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A Midwestern state passing a budget is not typically front-page news in the New York Times. Then again, most states don't go 736 days without a budget. Over the past few years, Illinois became a punchline for people who follow state finances (yes, we occasionally make jokes). Legislators laughing out loud at the governor's budget address this year did not help matters. But Illinois' budget drama is not that different from other states in 2017—and that's both bad and good news.
First the bad news. Illinois was the only state to go two years without a budget but it was far from the only state to miss a fiscal deadline. According to the National Conference of State Legislatures, 10 states failed to pass budgets by the start of their fiscal year (July 1 in most states) and three of those states still have not done so. Twelve more (including two that passed late budgets) needed special sessions to finish the job.
And the problem goes well beyond blown deadlines. State revenues are not meeting projections across the country despite a growing economy. In fiscal 2017, general fund revenue came in below forecast in 33 states. Income tax revenue is lower than anticipated in part because people may be delaying some capital gain realizations while they wait for federal tax cuts. Sales tax revenue is also sluggish, mostly because people are consuming more untaxed services and making more online purchases (which are technically taxable, but if the seller doesn’t collect the sales tax buyers rarely pay the use tax). Low energy prices, while good for consumers, are hurting states that depend on related tax revenues.
Meanwhile, states must contend with the rising costs of many government services. Underfunded public pensions, a big problem in Illinois and several other states, complicate the fiscal politics. And some states have made those problems worse by passing tax cuts they could not afford.
These trends are causing budget headaches in all 50 state capitals. The National Association of State Budget Officers reported 23 states made mid-year budget cuts in fiscal 2017, a "historically high number outside of a recessionary period." In fiscal 2018, state spending is expected to increase just 1.0 percent, the smallest growth since the Great Recession.
Adding to these ongoing state budget problems: the federal government. Congress has not passed any major legislation yet, but many of the ideas on its agenda would kick huge budget questions to the states. How do states respond if Congress cuts the federal contribution to Medicaid? What if Congress repeals the state and local tax deduction? And many of the president’s proposed budget cuts—such as food stamps—would land hard on the states.
But we promised some good news, so back to Illinois. That state exacerbated its own budget problems in 2015 when it let a temporary personal and corporate income tax hike —used to plug a previous budget hole— expire. Without the revenue, the state struggled to pass a budget. So this year, the legislature roughly restored the higher tax rates, and made them permanent this time.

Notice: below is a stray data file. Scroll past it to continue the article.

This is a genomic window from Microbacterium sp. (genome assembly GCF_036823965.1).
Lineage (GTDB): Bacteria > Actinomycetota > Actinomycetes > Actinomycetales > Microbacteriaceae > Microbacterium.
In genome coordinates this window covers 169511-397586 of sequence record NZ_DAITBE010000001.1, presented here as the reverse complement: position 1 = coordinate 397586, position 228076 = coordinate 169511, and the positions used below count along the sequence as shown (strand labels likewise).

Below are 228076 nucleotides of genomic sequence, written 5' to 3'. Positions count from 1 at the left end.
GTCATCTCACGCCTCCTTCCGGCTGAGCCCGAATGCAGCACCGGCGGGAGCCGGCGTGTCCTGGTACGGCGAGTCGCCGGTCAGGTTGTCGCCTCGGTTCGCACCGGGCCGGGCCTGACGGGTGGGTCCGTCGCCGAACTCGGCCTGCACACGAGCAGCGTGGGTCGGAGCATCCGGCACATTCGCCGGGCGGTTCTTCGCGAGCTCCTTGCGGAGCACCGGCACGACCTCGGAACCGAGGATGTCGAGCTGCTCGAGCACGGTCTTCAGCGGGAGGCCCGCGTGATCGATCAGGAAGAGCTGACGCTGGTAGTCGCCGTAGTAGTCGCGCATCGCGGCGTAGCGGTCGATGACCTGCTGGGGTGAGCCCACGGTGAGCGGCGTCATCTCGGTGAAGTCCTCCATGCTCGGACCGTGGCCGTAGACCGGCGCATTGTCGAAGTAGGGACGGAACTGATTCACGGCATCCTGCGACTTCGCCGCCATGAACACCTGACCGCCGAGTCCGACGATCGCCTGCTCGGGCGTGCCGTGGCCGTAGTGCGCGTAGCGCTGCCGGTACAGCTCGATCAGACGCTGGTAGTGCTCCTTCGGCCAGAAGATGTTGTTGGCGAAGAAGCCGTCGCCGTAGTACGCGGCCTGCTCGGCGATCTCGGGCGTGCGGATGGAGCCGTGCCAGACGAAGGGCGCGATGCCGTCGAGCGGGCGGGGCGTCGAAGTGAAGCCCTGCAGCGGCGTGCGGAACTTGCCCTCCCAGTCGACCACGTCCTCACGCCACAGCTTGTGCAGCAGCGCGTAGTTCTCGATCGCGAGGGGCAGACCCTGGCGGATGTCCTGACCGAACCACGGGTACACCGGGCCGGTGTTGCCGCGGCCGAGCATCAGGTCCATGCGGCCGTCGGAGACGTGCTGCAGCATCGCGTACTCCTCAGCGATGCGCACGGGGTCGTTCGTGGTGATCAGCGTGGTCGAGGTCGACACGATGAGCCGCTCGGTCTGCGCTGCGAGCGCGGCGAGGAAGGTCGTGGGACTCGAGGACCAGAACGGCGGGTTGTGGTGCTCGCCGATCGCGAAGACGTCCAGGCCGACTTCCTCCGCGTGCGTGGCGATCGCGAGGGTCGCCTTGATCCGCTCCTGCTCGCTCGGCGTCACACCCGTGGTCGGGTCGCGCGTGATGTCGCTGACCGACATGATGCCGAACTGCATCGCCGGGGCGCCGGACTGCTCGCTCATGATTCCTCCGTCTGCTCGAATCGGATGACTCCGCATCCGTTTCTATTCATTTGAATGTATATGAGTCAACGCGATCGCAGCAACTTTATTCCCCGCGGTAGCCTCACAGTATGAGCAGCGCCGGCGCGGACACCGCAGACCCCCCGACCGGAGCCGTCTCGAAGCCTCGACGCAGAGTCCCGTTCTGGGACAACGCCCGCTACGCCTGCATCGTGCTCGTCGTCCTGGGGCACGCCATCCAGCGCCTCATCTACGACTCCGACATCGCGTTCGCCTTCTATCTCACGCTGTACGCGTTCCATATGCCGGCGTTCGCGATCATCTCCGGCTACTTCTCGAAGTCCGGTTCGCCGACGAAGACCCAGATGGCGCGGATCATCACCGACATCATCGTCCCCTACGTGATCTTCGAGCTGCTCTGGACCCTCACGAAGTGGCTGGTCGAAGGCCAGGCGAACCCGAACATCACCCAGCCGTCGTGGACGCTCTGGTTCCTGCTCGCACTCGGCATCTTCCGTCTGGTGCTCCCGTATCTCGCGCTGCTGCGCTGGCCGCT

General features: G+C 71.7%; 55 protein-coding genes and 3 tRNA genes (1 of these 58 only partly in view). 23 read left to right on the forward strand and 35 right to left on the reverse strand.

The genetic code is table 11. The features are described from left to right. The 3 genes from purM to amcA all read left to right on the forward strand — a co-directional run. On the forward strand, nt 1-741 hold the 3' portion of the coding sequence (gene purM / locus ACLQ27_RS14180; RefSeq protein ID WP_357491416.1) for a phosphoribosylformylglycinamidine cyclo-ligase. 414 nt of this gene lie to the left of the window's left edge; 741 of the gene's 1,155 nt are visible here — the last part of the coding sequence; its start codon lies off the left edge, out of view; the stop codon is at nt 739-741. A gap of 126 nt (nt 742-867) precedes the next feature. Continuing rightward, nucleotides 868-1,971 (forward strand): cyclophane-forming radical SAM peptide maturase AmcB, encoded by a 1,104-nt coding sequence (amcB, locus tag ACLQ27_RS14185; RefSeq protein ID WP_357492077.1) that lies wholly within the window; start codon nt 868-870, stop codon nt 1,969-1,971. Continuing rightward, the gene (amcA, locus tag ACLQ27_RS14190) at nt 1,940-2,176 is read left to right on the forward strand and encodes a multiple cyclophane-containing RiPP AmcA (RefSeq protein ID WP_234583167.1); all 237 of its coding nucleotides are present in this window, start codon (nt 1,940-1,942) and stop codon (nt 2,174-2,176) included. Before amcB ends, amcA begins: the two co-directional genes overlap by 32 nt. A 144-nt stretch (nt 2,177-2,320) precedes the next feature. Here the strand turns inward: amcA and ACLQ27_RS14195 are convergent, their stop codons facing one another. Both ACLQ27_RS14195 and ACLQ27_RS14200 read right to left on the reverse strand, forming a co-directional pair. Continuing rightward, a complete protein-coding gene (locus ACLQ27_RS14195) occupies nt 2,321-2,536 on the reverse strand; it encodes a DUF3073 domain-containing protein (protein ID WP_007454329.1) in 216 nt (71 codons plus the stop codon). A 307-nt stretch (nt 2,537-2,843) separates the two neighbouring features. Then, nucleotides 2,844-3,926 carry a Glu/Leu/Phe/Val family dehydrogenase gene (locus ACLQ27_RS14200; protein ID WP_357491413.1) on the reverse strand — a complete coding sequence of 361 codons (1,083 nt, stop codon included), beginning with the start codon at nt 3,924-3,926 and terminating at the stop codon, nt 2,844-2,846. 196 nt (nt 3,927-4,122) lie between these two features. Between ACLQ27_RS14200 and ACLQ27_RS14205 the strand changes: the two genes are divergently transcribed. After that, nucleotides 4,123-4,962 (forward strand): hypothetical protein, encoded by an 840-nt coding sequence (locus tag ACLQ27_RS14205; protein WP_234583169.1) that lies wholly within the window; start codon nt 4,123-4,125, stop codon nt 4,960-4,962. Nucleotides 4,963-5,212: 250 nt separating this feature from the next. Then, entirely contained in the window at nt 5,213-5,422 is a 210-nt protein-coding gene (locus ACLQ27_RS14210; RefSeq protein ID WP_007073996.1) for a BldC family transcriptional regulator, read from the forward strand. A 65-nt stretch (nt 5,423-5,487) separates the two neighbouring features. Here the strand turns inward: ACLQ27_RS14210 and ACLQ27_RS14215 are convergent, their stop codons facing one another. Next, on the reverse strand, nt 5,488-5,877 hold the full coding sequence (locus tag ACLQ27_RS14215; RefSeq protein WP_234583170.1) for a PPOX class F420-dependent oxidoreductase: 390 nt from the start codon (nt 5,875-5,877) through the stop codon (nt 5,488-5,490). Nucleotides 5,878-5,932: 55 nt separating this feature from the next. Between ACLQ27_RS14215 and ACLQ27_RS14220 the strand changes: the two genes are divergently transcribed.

The state's Republican governor, Bruce Rauner, vetoed the budget, comparing the tax hike to a "two-by-four smacked across the forehead." But with Republican support, the legislature overrode his veto, influenced by a rating agency warning that Illinois’ credit was heading for "junk" status.
While few politicians want to raise taxes, many states are learning that tax cuts are no panacea. State economic development depends on good infrastructure and workforce development. Families and employers want quality schools. And numerous private and public groups (including local governments) depend on state funding.
Kansas has become the poster child for the tax cut story. Governor Sam Brownback promised an economic boom if the state passed deep income tax cuts in 2012 and 2013. The tax cuts passed but the boom never happened, revenues plummeted, and the state made deep cuts to spending. Spurred in part by a court ruling the state was not adequately funding education, the overwhelmingly Republican legislature passed a tax hike this year and overrode that governor’s veto, too. Oklahoma’s Republican lawmakers also passed tax increases this year in part because budget cuts had forced numerous school districts to move to a four-day week.
That’s not to suggest that tax increases are an easy answer to state budget problems. Connecticut still has a budget mess despite recent tax hikes. But legislators are starting to recognize fiscal realities, including the state of the national economy and ongoing efforts to cut federal spending. Increasingly, state lawmakers are taking tough, but prudent, votes even at the risk of defying an executive of their own party.
This post was updated on July 12, 2017 to reflect state budget action after publication.
Posts and comments are solely the opinion of the author and not that of the Tax Policy Center, Urban Institute, or Brookings Institution.
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